Official holds out hope for missing Boise hiker

The Boise physician found dead on Wednesday in a lava field may have left her supplies with her friend., jsowell@idahostatesman.comSeptember 27, 2013 

Jo Elliott-Blakeslee may have set off across the jagged lava fields of the Craters of the Moon National Monument after seeing or hearing cars on U.S. 26 and heading toward them, authorities speculated Thursday.

She never made it.

The physician’s body was found during an aerial search at dusk Wednesday.

“What a sad ending,” said friend and former colleague Deanna Salazar-Brown of Boise. “I hope she didn't suffer much. To die alone would be a horrible thing.”

Elliot-Blakeslee’s hiking companion, Boisean Amy Linkert, remains missing. Rescue crews, friends and relatives spent Thursday — Linkert’s 70th birthday — searching for the retired special education teacher.

The two women camped in Arco about 22 miles from the monument, where they were visiting on a trip expected to last from Sept. 19 to 21.

Officials said Thursday that Elliott-Blakeslee’s body was found in a lava field about a mile from the Tree Molds Trail at the southern end of the monument’s popular hiking trails. Butte County public information officer Tracy Weaver said it appeared Elliott-Blakeslee died of exposure. Temperatures at the monument were reported near freezing and Elliott-Blakeslee was dressed in a short-sleeve shirt.

One report said that Elliott-Blakeslee was found face-up. Susie Hart, a nurse from Federal Way, Wash., who served with Elliott-Blakeslee in the U.S. Navy, said that could be a sign she suffered from hypothermia and lay down, falling asleep.

Hart said her friend had lost quite a bit of weight recently and may have been less protected from the cold.

She speculated that Linkert might have been injured and that Elliott-Blakeslee went for help. Monument Superintendent Dan Buckley wondered the same thing.

“She may have been injured and sheltered up somewhere,” he said. “(Elliott-Blakeslee) was probably headed to the highway to look for help when she was overcome by the elements.”

Otherwise, Hart said, she couldn’t imagine the two friends separating: “Until they find Amy, I think this will be a mystery unsolved.”


Buckley said park employees cannot remember a multiday search or death in the monument in at least 15 years. People have gotten lost there, but are always located after a few hours.

“We’ve had car crashes on the highway that have resulted in fatalities, but nothing inside the park,” he said.

Most monument trails are for day-use only, unless hikers obtain a permit to go into the backcountry overnight — which is rare. Trailhead parking lots are not regularly patrolled and the women’s pickup could have remained in the same spot for days without anyone noticing, Buckley said.

Just 100 to 150 visitors a year opt to stay overnight in the monument’s backcountry, he said.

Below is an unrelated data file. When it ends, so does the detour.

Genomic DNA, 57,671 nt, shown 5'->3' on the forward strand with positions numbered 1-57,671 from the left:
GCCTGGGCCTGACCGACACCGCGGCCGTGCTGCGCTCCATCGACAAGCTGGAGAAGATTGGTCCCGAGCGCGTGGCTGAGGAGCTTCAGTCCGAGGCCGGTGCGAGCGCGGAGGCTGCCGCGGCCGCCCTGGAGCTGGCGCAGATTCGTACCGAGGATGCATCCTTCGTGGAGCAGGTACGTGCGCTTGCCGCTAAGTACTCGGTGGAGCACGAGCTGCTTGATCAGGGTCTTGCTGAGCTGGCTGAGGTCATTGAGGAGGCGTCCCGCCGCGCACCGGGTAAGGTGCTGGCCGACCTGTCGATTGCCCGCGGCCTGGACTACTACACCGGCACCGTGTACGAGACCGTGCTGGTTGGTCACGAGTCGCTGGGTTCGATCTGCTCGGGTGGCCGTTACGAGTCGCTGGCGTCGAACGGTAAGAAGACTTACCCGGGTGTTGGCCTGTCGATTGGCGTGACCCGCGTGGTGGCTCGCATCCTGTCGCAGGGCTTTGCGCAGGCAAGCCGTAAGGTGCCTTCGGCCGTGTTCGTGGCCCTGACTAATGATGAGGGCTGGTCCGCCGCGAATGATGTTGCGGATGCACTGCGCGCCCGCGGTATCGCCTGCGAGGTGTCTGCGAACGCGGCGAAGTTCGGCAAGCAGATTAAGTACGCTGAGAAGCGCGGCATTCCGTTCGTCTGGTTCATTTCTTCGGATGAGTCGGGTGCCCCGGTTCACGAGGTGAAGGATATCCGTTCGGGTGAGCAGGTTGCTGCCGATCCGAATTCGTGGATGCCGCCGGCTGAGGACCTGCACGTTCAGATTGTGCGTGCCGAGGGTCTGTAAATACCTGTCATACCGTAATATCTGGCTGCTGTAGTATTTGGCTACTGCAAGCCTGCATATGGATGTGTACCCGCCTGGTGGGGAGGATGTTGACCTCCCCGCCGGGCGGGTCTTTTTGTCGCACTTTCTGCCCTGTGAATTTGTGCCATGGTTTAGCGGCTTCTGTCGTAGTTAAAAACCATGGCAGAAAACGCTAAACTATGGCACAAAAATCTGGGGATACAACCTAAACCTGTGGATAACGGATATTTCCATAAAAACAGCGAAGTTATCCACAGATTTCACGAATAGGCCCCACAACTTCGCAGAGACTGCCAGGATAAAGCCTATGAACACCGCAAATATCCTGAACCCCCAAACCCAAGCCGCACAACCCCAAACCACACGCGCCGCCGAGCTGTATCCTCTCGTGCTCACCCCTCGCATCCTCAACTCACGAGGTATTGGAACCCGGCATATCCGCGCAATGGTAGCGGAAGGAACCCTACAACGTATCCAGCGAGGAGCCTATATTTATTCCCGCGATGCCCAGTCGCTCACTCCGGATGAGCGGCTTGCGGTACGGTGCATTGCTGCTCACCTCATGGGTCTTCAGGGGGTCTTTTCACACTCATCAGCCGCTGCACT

While Linkert has been lost in the monument for almost a week, Buckley said he holds out hope searchers will find her alive.

Because Elliott-Blakeslee was found without a pack, searchers figure that any supplies the pair had were left with Linkert.

“That may be enough to keep Amy sustained if she’s injured somewhere,” Buckley said.

It’s not clear why the women left the Tree Molds Trail. Buckley said they may have gone off trail to explore and could not find their way back. Although there is little tree cover in Craters, it’s easy to get lost if you don’t stick to the path, Buckley said.

“It’s deceptively broken terrain,” he said. “You look across and it looks flat, but once you get out on the lava flows, there’s a lot of dips and valleys and it’s pretty easy to get disoriented.”


The search began after Elliott-Blakeslee, 63, did not show up for her shift as a physician at the Snake River Correctional Institution in Ontario.

The women’s pickup was discovered at the Tree Molds Trailhead, their purses, cellphones and two dogs still inside the truck. The dogs were OK. A trailer belonging to the women was parked at a KOA campground in Arco.

After the discovery of Elliott-Blakeslee's body, the search was narrowed to a three-mile area near the Tree Molds Trail.

Officials called off the search overnight as wet and cold conditions set in. Walking over wet, slippery lava in the dark could put searchers in danger as well, Buckley said.

“We don’t want to get anyone else hurt or injured,” he said.

Two Army National Guard helicopters and one from the Teton Interagency Fire Center joined the search, which also included rescue dogs and teams of people. Bad weather grounded the helicopters early Thursday. The search was to resume Friday with fresh teams of people and dogs and possibly cavers to help look for Linkert in the many caves in the area.

“We’ll keep searching as long as we have good daylight hours and folks are not overcome by the weather themselves,” he said.


Hart said Elliott-Blakeslee and Linkert were fine people, who gave to the poor and helped those less fortunate. They also preached tolerance for others.

“I learned so much from them about living a real Christian life. They were real Christians. They lived it and walked the walk every day,” Hart said.

Elliott-Blakeslee and Linkert visited her earlier this year and had planned to visit again at Thanksgiving.

Hart said she spent much of Wednesday evening phoning mutual friends after learning the two women had been reported missing. A lot of tears were shed, she said.

“It’s still very surreal,” Hart said.

Katie Terhune: 377-6219, Twitter: @IDS_Terhune John Sowell: 377-6423, Twitter: @IDS_Sowell

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